Tuesday, March 30th would be day 7 of cycle 8 for the Flying Squad, and day 112 of the pandacademic year. It would also be the first day we had two more Learners return from quarantine, which promised to make our day even better! As of day 112, we only had one Learner still out for quarantine and he was expected to return on Wednesday.

As they Learners began to show up they got right into hanging out with each other and connecting in ways that are difficult to do online. The Learners and Facilitator Ariel were busy practicing snapping their fingers, and teaching one another how to snap fingers, as I reminded folks that we needed to drink water.

At 10:00 a.m., we circled up for our morning meeting. Each meeting the Facilitators come with prompts, and sometimes we strike out with the prompts. On this day, Facilitator Ariel asked, what’s something non-food related that brought you joy this cycle? And how can we share that joy with others? Sometimes we ask these questions to spur great conversation, to provide us an opportunity to set intentions or to reflect, or as a way to center the needs of others. Sometimes they are just playful. The Learners were not really having the prompts on this day though, as the responses were pretty curt: sleep, filling trash bags, drinking water, drinking water, staying home (!), watching a guy play a ukulele and guitar, and laying in a hammock. The ways in which they could share that joy with others was even more curt, as three Learners said they couldn’t think of a way to share. We ended the meeting hoping that the day would be a bit more creative.

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In attempt to avoid coming across food trucks early in the day, which tend to derail the intentions of some Learners, we decided to go in the opposite direction for a change. Walking south instead of east we found a trail that would have potentially taken us all the way to the Barton Creek Greenbelt (maybe not). We ended up taking a small detour down a poison ivy lined animal path that came out in a dry river bed. We could not pass up the opportunity to play on the rocks and then get a killer picture that would become our next album cover. When we were finished we walked down a back road away from Barton Springs Pool, up a hill, and onto a disc golf course.

One of the Learners was really struggling on the walk, not because of the walking but because of allergies. His eyes were puffed up and he kept rubbing his eyes. We contacted his family, and they decided that they would come pick him up. In addition to that Learner, Facilitator Ariel and another Learner were really struggling with the high pollen count in the air that morning. But before he went home we got to play some soccer! I had picked up a soccer ball the night before, and plan to bring the ball with me on a regular basis moving forward. The Learner who planned to go home found time to introduce me to the intense sport of animal style soccer before he left. All the Learners eventually joined in on kicking the soccer ball around, except for one, but he found time to throw the football around.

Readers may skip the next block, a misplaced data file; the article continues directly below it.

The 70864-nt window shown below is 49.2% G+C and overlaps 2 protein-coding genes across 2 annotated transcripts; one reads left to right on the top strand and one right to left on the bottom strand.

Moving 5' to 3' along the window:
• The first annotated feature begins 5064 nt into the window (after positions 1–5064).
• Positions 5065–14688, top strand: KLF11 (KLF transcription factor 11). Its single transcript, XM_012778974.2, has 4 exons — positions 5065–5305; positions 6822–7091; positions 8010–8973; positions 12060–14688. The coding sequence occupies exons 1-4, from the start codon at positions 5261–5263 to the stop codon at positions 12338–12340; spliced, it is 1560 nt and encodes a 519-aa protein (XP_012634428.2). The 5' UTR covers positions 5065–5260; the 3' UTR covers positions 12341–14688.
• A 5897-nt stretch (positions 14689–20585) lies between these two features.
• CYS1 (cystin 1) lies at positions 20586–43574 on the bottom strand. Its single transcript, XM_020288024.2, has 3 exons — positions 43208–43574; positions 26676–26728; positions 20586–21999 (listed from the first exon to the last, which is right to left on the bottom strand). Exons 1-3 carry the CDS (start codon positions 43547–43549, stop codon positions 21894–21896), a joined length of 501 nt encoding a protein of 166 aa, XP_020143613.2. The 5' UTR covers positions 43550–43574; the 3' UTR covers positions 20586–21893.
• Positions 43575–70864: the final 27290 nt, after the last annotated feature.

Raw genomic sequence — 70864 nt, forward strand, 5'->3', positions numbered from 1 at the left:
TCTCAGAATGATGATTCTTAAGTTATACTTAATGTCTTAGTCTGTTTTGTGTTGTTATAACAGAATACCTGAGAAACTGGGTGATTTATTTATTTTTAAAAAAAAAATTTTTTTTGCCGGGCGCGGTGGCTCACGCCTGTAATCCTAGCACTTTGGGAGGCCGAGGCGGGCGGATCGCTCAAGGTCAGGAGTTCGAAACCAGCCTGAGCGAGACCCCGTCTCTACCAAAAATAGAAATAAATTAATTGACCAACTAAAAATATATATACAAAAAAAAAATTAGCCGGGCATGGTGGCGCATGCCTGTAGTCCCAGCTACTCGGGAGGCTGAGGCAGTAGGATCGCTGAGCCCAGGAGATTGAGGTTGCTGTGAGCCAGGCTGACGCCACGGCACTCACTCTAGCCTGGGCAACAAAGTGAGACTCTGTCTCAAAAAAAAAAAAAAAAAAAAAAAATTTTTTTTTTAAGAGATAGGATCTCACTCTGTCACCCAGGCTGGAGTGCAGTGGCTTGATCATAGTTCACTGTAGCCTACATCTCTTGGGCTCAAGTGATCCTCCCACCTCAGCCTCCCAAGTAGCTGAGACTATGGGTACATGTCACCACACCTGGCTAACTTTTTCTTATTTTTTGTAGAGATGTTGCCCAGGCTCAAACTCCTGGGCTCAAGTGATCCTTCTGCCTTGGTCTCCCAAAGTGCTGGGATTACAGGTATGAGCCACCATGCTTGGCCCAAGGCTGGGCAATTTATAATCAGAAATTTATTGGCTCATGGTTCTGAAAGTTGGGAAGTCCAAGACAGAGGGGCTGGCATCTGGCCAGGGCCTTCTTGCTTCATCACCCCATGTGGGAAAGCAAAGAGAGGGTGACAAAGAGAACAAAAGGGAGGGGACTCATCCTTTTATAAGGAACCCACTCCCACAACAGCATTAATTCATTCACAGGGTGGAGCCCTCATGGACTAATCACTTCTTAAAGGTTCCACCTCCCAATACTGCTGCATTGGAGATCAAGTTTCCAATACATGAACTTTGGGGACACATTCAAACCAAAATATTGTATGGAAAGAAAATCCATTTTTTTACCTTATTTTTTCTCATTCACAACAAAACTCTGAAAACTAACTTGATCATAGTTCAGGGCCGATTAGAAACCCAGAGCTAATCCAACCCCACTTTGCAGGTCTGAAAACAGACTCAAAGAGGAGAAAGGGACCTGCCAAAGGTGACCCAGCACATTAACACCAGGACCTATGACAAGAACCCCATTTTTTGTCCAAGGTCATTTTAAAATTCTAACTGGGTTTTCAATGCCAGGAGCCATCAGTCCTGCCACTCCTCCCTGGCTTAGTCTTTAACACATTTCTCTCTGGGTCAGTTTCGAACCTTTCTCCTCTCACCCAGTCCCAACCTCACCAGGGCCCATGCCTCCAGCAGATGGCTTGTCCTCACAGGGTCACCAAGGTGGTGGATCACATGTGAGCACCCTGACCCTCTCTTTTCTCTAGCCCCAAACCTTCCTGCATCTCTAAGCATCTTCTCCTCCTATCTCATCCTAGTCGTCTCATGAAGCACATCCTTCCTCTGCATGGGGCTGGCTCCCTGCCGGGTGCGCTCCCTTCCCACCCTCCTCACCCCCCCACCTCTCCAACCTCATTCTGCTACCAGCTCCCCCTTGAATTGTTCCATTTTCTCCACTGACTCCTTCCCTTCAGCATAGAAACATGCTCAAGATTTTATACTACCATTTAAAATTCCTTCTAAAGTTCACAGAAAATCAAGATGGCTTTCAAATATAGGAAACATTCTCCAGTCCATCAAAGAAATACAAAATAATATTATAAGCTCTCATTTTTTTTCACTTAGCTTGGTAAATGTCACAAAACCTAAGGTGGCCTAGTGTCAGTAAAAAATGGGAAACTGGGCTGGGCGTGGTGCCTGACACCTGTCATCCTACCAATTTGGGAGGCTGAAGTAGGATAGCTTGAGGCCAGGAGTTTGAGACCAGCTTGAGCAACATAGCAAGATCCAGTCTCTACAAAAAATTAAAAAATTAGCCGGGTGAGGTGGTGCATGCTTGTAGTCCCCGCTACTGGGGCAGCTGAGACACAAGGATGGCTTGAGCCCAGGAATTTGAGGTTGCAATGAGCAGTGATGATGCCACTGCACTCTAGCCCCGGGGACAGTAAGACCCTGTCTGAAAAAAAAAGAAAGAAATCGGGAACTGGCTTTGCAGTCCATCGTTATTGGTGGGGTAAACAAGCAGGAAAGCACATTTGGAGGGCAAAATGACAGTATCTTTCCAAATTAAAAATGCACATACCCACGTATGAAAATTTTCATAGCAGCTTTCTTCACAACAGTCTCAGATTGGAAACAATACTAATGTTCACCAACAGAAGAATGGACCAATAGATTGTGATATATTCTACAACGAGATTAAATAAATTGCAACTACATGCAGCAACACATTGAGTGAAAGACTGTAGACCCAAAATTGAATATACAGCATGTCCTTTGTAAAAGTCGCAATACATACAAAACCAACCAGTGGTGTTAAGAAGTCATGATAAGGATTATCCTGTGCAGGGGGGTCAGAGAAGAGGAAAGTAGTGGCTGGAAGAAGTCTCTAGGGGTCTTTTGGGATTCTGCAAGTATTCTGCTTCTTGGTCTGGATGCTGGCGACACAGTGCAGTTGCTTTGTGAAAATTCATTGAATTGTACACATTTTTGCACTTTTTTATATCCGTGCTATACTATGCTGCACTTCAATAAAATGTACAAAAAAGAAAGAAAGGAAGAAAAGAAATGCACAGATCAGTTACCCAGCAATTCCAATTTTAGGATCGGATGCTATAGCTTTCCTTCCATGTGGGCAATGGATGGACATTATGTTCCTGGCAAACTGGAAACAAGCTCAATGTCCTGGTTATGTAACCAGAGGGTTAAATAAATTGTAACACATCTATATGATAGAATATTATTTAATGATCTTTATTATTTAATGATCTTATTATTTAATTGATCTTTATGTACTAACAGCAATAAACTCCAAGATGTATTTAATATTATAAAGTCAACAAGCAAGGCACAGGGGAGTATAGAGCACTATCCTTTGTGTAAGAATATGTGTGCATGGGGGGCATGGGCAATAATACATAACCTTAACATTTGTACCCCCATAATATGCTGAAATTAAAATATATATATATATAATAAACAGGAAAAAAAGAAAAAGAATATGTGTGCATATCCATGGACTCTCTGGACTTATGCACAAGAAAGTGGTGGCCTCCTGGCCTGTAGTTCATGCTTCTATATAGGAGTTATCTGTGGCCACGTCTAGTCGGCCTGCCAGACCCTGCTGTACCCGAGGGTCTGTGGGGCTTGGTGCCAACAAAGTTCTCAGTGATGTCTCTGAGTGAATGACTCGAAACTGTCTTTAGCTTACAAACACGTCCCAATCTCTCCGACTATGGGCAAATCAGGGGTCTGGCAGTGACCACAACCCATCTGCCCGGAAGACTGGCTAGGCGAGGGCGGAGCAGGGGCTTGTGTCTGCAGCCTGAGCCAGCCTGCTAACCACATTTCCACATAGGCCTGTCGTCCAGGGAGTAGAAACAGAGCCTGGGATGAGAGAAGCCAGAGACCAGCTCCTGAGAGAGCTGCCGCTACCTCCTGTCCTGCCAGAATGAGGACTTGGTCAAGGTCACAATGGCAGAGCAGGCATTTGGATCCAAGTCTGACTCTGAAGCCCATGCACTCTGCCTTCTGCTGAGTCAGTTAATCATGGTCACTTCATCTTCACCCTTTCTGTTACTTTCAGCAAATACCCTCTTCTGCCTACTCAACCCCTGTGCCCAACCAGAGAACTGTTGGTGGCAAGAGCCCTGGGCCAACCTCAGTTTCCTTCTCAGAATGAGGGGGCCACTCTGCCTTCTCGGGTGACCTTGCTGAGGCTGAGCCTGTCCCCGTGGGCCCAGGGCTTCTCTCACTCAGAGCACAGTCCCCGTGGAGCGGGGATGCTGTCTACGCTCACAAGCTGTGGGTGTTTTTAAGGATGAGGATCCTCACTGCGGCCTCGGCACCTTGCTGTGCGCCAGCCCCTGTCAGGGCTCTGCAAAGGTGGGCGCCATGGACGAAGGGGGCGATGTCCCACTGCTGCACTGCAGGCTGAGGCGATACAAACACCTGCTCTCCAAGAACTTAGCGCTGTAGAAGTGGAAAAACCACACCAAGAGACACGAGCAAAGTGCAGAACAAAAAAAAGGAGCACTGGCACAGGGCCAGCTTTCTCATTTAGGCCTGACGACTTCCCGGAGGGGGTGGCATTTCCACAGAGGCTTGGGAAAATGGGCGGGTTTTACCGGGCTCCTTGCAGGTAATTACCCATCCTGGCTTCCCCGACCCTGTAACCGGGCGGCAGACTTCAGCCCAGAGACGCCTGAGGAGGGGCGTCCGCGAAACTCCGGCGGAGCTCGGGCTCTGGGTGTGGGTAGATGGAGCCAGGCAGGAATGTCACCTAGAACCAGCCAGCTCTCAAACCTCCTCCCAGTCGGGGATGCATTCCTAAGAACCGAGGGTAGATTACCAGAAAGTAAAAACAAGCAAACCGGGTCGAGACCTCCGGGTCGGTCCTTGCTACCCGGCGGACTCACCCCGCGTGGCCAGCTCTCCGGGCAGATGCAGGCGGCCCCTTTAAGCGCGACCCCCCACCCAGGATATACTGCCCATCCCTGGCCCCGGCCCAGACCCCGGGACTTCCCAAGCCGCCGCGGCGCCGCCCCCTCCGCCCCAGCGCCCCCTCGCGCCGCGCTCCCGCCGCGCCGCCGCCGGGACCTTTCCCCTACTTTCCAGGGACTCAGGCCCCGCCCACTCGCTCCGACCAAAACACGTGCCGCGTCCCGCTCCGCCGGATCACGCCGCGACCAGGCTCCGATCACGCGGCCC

After the Learner who was suffering from allergies left, I became a one-person audience for a Learner who wanted to share everything he knew about the video game Among Us. He told me about the new map that was coming out, what changes to the game would come with the new map, the different ways that characters could die in the movie, and then he got frustrated as I asked questions that were perhaps too obvious to him. I’m not particularly moved by video games, but I felt it was important on this day to entertain the conversation for the Learner.

Having taken the new route away from the drop off point allowed us as a group to avoid ruminating on food, which was a welcome break for the Facilitators. I also got to talk quite a bit with one of the Learners who had just come off of quarantine. I probably spoke with her more that afternoon than I had in the previous month combined. Her lunch got crushed in her bag earlier in the day so she decided that she would try out one of the food trucks that some of the other Learners could not stop talking about. But she was the only one willing to make the walk to the food trucks that afternoon, so it was just us walking, which allowed me to give her my full attention. It’s really easy for us as Facilitators (or educators or parents or even just as friends) to get so wrapped up in all the work we need to do that we forget to make time to just listen to people. And oftentimes the people who need to be listened to the most are the ones with the least power in our society. This includes kids.

While it was a fun day, for the old men of the squad, it was not the easiest day. My calf began cramping (drink water!!) and Facilitator Ariel’s knee started bothering him. We both made it through the day, though, and we finished up with a more engaging afternoon roundup. We reflected on our day via the rose-bud-thorn prompt, and then discussed ways in which we could improve upon the thorns in the future. After the Learners left, I jumped on our daily Facilitator roundup call with Facilitators Lauren and Ariel, and we identified what went well, what challenges we had and what areas for improvement there were, and action items for each of us. Facilitator Lauren said she had a really good day that included hiking, waterfalls, and ducks. Then we all said good bye to each other for the night, and I made my way to the lake for my monthly jump in the lake.

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